notation (see above), so that other arguments may be supplied on the command line. (When using Expectk, this option is specified as

By default, the command file is read into memory and executed in its entirety. It is occasionally desirable to read files one line at
a time. For example, stdin is read this way. In order to force arbitrary files to be handled this way, use the -b flag. (When using
Expectk, this option is specified as -buffer.) Note that stdio-buffering may still take place however this shouldn’t cause problems
when reading from a fifo or stdin.

If the string “-” is supplied as a filename, standard input is read instead. (Use “./-” to read from a file actually named “-“.)

The -i flag causes Expect to interactively prompt for commands instead of reading them from a file. Prompting is terminated via the

exit command or upon EOF. See interpreter (below) for more information. -i is assumed if neither a command file nor -c is used.
(When using Expectk, this option is specified as -interactive.)

— may be used to delimit the end of the options. This is useful if you want to pass an option-like argument to your script without
it being interpreted by Expect. This can usefully be placed in the #! line to prevent any flag-like interpretation by Expect. For
example, the following will leave the original arguments (including the script name) in the variable argv.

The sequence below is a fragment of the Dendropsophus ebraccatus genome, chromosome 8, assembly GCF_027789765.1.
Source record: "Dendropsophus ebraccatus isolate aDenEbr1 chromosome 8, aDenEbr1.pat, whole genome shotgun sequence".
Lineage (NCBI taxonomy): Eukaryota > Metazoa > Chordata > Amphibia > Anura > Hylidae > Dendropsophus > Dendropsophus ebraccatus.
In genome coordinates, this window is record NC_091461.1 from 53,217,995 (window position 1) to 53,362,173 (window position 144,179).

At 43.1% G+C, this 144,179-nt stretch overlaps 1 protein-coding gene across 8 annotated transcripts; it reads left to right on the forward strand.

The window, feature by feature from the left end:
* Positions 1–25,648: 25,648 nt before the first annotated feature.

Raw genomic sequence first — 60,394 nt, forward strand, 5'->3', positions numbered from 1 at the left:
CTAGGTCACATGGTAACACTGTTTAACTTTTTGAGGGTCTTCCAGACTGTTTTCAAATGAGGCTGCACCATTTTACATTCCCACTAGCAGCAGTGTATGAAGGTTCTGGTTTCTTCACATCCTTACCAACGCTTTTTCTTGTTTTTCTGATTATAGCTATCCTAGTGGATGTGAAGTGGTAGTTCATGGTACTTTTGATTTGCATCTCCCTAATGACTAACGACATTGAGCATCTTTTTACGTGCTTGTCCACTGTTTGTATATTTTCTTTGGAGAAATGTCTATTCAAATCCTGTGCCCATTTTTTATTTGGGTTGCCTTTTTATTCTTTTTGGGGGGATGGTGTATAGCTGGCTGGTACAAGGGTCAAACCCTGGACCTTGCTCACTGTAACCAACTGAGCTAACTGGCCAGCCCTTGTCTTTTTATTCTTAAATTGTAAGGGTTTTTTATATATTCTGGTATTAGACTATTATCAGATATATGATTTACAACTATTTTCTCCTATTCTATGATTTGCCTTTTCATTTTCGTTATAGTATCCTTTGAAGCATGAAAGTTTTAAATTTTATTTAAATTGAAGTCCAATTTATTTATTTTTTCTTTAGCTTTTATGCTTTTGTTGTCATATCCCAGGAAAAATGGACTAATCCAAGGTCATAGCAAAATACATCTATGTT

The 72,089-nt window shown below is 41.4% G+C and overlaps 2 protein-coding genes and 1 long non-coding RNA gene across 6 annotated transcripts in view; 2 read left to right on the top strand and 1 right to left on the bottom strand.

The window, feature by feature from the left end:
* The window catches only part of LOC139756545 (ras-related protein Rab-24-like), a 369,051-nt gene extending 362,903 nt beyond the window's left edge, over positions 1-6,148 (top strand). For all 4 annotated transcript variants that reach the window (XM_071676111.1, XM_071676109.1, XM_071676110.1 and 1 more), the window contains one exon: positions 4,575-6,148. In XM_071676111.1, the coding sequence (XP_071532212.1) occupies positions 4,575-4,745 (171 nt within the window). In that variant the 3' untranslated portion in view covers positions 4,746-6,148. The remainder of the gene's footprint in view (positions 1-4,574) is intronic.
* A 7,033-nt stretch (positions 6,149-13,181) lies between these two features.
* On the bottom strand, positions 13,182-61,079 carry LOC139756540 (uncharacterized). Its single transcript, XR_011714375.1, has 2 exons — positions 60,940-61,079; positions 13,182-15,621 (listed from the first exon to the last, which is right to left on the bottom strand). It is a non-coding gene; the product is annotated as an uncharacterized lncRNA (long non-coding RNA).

#!/usr/local/bin/expect —

Note that the usual getopt(3) and execve(2) conventions must be observed when adding arguments to the #! line.

The file $exp_library/expect.rc is sourced automatically if present, unless the -N flag is used. (When using Expectk, this option is
specified as -NORC.) Immediately after this, the file ~/.expect.rc is sourced automatically, unless the -n flag is used. If the
environment variable DOTDIR is defined, it is treated as a directory and .expect.rc is read from there. (When using Expectk, this
option is specified as -norc.) This sourcing occurs only after executing any -c flags.

-v causes Expect to print its version number and exit. (The corresponding flag in Expectk, which uses long flag names, is -version.)

Optional args are constructed into a list and stored in the variable named argv. argc is initialized to the length of argv.

argv0 is defined to be the name of the script (or binary if no script is used). For example, the following prints out the name of the
script and the first three arguments:

send_user “$argv0 [lrange $argv 0 2]\n”

Much more info can be checked at manual pages of expect by typing man expect in shell prompt.

So after the basic knowledge here comes the shell script to setup autologin to different hosts or for transferring the .pub keys between two hosts.

Below script takes 4 arguments all inline to process the autologin ssh key transfer.

1. Hostname – Hostname of the machine to which you need autologin enabled.